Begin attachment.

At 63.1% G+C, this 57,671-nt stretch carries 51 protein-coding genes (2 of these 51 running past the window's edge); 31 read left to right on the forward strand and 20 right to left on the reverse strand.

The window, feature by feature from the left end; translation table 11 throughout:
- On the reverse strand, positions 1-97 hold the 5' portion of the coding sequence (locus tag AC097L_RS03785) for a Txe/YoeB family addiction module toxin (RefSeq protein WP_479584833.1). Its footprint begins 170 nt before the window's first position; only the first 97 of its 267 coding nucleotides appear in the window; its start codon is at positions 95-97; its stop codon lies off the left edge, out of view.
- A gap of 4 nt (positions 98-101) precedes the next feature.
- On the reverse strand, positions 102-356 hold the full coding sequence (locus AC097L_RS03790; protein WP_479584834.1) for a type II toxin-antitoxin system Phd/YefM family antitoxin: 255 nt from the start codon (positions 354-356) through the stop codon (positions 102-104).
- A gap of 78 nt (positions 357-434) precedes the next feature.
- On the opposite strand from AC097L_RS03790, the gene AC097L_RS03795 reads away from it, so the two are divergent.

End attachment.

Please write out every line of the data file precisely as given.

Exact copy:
At 63.1% G+C, this 57,671-nt stretch carries 51 protein-coding genes (2 of these 51 running past the window's edge); 31 read left to right on the forward strand and 20 right to left on the reverse strand.

The window, feature by feature from the left end; translation table 11 throughout:
- On the reverse strand, positions 1-97 hold the 5' portion of the coding sequence (locus tag AC097L_RS03785) for a Txe/YoeB family addiction module toxin (RefSeq protein WP_479584833.1). Its footprint begins 170 nt before the window's first position; only the first 97 of its 267 coding nucleotides appear in the window; its start codon is at positions 95-97; its stop codon lies off the left edge, out of view.
- A gap of 4 nt (positions 98-101) precedes the next feature.
- On the reverse strand, positions 102-356 hold the full coding sequence (locus AC097L_RS03790; protein WP_479584834.1) for a type II toxin-antitoxin system Phd/YefM family antitoxin: 255 nt from the start codon (positions 354-356) through the stop codon (positions 102-104).
- A gap of 78 nt (positions 357-434) precedes the next feature.
- On the opposite strand from AC097L_RS03790, the gene AC097L_RS03795 reads away from it, so the two are divergent.